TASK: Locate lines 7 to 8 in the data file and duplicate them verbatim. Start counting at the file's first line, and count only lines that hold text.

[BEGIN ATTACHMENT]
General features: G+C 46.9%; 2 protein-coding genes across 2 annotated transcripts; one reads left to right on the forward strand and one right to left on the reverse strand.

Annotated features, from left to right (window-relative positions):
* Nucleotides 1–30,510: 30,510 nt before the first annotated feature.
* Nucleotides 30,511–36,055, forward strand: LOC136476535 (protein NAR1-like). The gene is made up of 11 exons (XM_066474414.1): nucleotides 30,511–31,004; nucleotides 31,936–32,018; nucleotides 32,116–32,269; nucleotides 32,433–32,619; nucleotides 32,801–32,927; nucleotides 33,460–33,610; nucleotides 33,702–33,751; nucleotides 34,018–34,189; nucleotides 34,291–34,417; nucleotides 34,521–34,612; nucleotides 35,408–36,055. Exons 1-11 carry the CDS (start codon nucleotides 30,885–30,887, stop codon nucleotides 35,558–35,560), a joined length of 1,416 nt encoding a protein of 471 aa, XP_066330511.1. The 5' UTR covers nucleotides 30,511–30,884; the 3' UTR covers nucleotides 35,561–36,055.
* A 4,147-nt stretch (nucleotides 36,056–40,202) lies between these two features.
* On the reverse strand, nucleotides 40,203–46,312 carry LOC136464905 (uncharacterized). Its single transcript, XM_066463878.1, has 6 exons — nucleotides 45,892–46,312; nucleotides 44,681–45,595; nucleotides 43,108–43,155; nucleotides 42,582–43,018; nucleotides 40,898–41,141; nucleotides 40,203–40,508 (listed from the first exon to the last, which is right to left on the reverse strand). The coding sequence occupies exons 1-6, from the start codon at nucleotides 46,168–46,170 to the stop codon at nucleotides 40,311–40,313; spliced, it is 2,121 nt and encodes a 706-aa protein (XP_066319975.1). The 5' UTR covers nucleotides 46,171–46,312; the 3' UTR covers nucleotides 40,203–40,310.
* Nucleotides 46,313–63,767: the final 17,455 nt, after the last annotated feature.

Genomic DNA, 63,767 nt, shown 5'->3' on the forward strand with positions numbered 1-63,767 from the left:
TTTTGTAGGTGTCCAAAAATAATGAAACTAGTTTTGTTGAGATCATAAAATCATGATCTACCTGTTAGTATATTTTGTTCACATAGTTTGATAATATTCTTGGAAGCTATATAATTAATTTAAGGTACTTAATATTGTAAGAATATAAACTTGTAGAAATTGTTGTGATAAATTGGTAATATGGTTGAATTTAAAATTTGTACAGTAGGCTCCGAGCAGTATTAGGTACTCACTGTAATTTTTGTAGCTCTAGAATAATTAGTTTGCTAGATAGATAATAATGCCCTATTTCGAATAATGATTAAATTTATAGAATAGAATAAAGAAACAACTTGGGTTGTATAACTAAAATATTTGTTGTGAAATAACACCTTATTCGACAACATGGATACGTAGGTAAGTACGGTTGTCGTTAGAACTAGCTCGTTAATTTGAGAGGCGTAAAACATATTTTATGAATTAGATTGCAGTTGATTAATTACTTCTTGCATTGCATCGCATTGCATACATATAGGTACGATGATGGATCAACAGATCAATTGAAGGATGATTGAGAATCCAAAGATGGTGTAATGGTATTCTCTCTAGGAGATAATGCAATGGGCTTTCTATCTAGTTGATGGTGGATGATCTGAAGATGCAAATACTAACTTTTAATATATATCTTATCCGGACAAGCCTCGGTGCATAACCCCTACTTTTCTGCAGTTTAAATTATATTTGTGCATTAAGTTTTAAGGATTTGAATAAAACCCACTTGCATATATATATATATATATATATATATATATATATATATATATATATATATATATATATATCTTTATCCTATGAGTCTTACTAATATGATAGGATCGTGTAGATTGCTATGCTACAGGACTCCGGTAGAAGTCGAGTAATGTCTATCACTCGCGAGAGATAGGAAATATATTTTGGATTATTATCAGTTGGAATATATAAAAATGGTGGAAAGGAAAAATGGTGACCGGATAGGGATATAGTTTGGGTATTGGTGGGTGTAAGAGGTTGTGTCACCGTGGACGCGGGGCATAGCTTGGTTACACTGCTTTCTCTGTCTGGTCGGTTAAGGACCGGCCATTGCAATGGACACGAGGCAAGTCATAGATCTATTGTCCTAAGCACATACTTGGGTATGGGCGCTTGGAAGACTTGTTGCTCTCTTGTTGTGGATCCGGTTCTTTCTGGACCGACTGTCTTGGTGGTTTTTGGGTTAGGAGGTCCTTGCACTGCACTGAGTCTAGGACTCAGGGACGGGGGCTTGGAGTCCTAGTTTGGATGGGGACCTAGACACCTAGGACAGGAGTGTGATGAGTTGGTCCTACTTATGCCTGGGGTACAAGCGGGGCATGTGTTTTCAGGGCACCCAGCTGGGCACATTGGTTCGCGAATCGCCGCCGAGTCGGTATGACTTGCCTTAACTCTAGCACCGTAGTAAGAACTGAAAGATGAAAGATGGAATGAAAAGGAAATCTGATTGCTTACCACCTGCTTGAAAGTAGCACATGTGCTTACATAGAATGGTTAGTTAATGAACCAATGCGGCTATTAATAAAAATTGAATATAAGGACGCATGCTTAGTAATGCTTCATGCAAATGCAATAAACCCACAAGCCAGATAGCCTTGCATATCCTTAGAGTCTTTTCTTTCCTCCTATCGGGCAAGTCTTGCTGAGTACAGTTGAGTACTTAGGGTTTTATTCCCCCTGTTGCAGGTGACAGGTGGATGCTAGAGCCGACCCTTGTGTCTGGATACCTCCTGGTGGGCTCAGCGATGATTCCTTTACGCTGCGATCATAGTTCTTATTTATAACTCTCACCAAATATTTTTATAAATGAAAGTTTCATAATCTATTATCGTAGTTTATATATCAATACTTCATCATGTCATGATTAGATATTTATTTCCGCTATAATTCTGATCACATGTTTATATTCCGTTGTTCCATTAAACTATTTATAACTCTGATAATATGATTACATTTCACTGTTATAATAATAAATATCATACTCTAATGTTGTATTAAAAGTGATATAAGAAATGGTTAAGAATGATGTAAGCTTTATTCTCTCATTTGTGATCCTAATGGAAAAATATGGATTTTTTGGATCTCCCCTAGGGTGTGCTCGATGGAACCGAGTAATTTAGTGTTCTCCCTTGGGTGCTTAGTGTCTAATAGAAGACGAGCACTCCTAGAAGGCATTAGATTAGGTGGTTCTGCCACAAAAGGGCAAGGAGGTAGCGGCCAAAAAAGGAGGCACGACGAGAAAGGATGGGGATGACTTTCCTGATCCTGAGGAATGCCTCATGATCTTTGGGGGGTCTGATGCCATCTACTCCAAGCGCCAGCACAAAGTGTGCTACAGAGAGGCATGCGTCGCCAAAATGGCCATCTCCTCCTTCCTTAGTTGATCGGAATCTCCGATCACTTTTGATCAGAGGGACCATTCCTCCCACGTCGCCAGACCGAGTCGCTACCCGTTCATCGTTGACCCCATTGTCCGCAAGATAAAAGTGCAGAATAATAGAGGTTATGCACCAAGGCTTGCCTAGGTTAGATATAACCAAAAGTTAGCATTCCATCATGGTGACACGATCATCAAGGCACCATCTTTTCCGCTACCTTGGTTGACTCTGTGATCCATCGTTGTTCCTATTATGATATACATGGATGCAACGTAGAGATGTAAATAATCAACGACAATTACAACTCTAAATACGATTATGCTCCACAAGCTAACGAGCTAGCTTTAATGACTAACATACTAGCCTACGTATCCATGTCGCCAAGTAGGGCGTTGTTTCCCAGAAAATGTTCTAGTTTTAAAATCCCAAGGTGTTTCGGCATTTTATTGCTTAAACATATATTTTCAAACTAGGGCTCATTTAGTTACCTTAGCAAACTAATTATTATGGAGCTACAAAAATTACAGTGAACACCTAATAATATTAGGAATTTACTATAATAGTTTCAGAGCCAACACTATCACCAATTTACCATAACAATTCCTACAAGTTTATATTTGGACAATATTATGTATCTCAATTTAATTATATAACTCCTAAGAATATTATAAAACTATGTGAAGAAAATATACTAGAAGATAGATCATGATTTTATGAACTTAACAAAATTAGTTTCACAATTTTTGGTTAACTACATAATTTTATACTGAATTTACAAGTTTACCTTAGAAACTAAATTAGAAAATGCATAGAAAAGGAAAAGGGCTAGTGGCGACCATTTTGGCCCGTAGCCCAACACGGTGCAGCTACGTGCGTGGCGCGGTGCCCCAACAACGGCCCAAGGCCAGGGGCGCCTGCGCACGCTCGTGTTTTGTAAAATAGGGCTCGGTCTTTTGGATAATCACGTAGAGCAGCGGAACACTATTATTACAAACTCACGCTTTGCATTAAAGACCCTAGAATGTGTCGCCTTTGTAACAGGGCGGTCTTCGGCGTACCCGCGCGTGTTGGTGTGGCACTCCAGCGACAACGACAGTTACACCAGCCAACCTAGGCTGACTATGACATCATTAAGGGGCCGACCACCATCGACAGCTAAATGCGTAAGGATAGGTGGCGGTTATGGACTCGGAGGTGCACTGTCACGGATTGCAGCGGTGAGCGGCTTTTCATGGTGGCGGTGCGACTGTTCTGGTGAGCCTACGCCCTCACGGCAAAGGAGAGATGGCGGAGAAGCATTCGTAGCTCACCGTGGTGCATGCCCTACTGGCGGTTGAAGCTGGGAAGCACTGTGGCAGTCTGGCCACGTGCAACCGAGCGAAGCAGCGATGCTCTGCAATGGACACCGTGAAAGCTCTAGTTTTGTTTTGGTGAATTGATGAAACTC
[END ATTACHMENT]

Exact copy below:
* Nucleotides 46,313–63,767: the final 17,455 nt, after the last annotated feature.

Genomic DNA, 63,767 nt, shown 5'->3' on the forward strand with positions numbered 1-63,767 from the left: